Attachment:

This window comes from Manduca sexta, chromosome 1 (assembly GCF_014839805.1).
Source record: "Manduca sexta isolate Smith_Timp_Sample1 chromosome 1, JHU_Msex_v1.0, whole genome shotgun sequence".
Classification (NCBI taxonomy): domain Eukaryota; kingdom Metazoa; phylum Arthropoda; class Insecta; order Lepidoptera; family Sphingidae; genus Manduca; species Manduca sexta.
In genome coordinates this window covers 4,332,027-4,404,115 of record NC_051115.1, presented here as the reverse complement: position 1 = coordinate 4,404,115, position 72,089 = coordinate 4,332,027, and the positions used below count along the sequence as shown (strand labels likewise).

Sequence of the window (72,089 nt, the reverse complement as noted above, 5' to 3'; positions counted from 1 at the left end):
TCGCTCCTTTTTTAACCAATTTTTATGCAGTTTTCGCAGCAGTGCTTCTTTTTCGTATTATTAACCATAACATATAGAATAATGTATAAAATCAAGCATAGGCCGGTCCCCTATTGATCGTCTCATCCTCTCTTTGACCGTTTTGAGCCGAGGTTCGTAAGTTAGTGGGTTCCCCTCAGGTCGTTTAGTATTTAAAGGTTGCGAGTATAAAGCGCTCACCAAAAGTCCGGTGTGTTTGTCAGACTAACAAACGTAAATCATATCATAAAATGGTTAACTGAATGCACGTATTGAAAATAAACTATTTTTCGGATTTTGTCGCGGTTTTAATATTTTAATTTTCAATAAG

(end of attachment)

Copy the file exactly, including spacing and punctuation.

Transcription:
This window comes from Manduca sexta, chromosome 1 (assembly GCF_014839805.1).
Source record: "Manduca sexta isolate Smith_Timp_Sample1 chromosome 1, JHU_Msex_v1.0, whole genome shotgun sequence".
Classification (NCBI taxonomy): domain Eukaryota; kingdom Metazoa; phylum Arthropoda; class Insecta; order Lepidoptera; family Sphingidae; genus Manduca; species Manduca sexta.
In genome coordinates this window covers 4,332,027-4,404,115 of record NC_051115.1, presented here as the reverse complement: position 1 = coordinate 4,404,115, position 72,089 = coordinate 4,332,027, and the positions used below count along the sequence as shown (strand labels likewise).

Sequence of the window (72,089 nt, the reverse complement as noted above, 5' to 3'; positions counted from 1 at the left end):
TCGCTCCTTTTTTAACCAATTTTTATGCAGTTTTCGCAGCAGTGCTTCTTTTTCGTATTATTAACCATAACATATAGAATAATGTATAAAATCAAGCATAGGCCGGTCCCCTATTGATCGTCTCATCCTCTCTTTGACCGTTTTGAGCCGAGGTTCGTAAGTTAGTGGGTTCCCCTCAGGTCGTTTAGTATTTAAAGGTTGCGAGTATAAAGCGCTCACCAAAAGTCCGGTGTGTTTGTCAGACTAACAAACGTAAATCATATCATAAAATGGTTAACTGAATGCACGTATTGAAAATAAACTATTTTTCGGATTTTGTCGCGGTTTTAATATTTTAATTTTCAATAAG